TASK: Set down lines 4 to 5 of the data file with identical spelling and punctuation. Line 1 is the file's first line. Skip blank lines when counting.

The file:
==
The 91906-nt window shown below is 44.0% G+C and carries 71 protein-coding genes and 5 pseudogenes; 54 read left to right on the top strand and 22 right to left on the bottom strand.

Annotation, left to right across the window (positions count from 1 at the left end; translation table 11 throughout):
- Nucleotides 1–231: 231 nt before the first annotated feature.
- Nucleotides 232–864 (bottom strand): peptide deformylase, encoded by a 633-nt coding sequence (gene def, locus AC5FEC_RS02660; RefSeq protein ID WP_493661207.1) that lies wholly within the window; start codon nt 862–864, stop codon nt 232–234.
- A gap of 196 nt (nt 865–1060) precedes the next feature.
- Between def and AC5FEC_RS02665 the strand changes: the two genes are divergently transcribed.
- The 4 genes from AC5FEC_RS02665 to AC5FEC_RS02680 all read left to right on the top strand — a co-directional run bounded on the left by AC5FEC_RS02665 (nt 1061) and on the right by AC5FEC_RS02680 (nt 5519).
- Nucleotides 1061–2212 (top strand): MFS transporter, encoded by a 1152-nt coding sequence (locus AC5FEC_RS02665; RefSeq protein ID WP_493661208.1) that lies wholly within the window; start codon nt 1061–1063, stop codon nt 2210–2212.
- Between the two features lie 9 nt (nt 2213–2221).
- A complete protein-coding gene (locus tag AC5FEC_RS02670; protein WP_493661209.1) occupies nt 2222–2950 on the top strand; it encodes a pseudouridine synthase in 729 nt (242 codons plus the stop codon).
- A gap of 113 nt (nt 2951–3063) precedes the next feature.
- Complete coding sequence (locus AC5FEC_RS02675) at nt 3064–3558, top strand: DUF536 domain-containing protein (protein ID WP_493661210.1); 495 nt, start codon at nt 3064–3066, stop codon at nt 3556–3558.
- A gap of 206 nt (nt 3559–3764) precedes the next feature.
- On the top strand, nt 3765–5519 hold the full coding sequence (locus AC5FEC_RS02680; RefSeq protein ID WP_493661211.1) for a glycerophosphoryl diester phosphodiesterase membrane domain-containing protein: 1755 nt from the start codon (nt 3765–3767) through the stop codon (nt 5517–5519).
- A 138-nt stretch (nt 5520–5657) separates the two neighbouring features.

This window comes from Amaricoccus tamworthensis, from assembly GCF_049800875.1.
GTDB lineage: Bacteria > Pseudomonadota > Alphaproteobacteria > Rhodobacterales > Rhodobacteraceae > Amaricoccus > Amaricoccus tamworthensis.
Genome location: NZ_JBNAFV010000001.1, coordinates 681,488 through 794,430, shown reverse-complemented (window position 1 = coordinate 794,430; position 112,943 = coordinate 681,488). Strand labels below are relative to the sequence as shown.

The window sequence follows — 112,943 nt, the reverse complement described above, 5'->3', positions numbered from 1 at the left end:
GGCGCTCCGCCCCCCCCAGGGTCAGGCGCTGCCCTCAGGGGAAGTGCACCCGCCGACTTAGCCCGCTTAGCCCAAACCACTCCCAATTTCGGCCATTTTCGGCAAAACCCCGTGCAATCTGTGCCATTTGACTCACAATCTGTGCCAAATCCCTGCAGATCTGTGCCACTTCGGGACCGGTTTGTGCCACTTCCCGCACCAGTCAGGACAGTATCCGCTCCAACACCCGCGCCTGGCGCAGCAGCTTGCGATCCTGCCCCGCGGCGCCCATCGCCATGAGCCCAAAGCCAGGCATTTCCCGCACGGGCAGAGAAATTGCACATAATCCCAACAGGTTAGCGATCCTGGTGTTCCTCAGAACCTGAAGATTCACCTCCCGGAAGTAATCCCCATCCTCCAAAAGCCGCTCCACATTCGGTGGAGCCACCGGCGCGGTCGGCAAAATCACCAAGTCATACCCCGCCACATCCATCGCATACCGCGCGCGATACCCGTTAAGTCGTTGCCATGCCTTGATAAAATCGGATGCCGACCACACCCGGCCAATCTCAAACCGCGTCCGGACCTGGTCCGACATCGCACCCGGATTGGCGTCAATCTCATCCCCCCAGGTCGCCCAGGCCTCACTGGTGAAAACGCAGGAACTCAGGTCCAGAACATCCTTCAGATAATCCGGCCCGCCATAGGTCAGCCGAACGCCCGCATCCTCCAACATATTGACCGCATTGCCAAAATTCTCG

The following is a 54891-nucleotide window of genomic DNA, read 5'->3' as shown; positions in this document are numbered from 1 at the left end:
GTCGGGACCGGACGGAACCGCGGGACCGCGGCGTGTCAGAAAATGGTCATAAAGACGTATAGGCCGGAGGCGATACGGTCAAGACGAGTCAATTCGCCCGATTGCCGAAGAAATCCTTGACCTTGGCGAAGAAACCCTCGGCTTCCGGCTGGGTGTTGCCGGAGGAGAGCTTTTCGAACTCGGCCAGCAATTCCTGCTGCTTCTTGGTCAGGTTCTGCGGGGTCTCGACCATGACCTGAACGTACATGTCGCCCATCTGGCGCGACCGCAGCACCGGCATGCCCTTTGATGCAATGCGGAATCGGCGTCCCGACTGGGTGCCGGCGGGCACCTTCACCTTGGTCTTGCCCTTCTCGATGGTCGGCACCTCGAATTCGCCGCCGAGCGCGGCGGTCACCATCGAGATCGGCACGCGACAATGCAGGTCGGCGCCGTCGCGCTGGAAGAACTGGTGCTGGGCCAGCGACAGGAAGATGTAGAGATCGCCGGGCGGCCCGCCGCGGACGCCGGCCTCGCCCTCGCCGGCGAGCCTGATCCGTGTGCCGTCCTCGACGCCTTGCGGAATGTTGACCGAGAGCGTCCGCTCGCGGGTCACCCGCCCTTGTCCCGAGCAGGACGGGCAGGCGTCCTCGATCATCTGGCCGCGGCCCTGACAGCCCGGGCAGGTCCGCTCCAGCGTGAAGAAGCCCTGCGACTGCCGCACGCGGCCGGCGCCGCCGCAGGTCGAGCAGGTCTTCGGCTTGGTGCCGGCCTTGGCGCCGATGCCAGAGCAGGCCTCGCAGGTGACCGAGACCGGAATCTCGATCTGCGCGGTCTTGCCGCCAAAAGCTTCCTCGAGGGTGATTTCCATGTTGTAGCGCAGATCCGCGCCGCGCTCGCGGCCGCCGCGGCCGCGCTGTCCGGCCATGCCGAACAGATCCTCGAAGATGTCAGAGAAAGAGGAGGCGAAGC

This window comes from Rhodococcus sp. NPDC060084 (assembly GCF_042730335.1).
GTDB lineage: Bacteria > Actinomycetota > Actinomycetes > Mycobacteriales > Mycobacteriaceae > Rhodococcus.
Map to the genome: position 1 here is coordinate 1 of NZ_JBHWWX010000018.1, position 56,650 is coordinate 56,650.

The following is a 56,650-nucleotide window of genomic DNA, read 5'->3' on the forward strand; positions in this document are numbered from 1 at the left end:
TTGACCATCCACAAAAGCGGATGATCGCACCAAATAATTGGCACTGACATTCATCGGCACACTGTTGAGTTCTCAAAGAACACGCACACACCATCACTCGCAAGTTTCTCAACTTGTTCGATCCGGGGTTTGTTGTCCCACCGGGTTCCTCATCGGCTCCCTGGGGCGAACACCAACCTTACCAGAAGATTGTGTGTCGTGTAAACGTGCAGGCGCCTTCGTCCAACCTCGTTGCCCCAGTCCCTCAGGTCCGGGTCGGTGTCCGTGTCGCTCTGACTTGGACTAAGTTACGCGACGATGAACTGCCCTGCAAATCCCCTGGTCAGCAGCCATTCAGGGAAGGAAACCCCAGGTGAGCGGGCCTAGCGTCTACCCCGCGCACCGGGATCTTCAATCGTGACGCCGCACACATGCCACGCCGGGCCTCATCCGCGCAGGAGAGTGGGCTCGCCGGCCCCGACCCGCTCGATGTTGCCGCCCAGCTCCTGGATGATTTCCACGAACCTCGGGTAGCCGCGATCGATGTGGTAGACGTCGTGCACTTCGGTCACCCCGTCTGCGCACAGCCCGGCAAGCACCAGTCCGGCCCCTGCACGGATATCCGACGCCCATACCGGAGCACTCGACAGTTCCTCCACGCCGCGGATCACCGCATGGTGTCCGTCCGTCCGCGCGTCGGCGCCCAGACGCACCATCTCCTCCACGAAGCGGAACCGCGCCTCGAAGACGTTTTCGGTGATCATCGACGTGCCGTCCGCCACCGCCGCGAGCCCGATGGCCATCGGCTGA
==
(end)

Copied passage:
- Nucleotides 232–864 (bottom strand): peptide deformylase, encoded by a 633-nt coding sequence (gene def, locus AC5FEC_RS02660; RefSeq protein ID WP_493661207.1) that lies wholly within the window; start codon nt 862–864, stop codon nt 232–234.
- A gap of 196 nt (nt 865–1060) precedes the next feature.